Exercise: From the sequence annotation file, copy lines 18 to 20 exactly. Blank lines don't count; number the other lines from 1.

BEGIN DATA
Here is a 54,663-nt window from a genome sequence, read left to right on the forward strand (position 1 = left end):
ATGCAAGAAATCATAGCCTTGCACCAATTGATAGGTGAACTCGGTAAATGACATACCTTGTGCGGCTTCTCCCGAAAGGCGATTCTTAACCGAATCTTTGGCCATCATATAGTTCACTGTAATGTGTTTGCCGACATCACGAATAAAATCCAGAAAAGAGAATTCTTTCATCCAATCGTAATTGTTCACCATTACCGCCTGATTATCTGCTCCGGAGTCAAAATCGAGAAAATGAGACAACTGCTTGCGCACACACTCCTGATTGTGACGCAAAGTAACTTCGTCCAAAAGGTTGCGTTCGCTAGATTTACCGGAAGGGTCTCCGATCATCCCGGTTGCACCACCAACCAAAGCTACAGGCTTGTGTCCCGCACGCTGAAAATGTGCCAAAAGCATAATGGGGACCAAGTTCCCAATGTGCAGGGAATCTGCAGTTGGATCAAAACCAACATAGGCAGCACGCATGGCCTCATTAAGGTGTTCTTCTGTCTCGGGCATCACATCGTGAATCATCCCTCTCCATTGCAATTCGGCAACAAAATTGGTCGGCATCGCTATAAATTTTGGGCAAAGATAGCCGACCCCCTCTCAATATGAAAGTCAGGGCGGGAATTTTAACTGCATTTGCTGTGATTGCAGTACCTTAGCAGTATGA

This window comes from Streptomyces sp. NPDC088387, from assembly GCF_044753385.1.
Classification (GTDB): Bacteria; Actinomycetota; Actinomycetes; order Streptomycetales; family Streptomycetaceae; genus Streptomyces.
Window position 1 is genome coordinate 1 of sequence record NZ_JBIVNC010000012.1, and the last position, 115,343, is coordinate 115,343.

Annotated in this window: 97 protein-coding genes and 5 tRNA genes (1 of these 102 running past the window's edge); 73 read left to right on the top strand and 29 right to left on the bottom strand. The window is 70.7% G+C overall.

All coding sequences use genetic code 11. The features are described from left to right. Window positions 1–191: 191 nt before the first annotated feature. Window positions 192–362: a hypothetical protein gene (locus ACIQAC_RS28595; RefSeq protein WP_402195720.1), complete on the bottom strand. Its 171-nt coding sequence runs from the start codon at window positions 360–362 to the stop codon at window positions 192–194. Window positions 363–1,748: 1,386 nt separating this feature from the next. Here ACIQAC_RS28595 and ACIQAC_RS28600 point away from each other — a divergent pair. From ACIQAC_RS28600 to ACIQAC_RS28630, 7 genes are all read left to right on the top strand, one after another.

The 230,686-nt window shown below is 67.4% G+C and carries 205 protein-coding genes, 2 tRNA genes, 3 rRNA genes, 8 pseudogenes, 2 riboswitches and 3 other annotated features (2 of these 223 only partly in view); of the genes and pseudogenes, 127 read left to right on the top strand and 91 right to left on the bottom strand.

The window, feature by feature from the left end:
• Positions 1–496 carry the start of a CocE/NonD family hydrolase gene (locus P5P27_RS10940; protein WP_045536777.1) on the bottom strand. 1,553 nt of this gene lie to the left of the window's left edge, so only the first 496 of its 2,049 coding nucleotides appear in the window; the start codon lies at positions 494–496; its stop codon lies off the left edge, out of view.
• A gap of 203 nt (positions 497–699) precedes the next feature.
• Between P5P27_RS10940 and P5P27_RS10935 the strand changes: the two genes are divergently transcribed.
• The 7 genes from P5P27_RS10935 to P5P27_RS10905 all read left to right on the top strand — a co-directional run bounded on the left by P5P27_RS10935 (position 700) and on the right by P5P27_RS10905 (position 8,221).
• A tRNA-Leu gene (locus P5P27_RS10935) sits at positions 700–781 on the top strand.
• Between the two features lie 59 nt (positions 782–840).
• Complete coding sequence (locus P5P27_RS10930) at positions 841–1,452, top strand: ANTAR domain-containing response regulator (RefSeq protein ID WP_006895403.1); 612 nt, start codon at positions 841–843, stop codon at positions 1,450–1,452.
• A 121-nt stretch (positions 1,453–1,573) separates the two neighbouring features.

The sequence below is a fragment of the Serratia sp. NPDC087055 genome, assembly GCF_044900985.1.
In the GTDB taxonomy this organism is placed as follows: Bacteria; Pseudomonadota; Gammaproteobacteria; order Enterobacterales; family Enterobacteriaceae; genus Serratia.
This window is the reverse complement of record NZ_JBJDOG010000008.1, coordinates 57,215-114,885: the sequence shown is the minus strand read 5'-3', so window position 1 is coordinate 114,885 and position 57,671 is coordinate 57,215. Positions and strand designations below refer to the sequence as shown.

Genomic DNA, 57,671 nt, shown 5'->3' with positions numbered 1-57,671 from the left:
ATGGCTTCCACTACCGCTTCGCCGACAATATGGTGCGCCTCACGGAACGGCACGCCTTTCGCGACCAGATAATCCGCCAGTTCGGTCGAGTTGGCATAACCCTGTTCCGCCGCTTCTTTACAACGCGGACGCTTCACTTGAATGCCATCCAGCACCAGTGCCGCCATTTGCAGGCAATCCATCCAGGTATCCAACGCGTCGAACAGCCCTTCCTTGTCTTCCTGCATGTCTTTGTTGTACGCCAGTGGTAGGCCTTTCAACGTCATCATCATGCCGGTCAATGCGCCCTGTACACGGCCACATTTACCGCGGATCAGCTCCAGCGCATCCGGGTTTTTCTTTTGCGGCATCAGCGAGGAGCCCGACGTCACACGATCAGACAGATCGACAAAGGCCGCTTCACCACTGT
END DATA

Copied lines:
The sequence below is a fragment of the Serratia sp. NPDC087055 genome, assembly GCF_044900985.1.
In the GTDB taxonomy this organism is placed as follows: Bacteria; Pseudomonadota; Gammaproteobacteria; order Enterobacterales; family Enterobacteriaceae; genus Serratia.
This window is the reverse complement of record NZ_JBJDOG010000008.1, coordinates 57,215-114,885: the sequence shown is the minus strand read 5'-3', so window position 1 is coordinate 114,885 and position 57,671 is coordinate 57,215. Positions and strand designations below refer to the sequence as shown.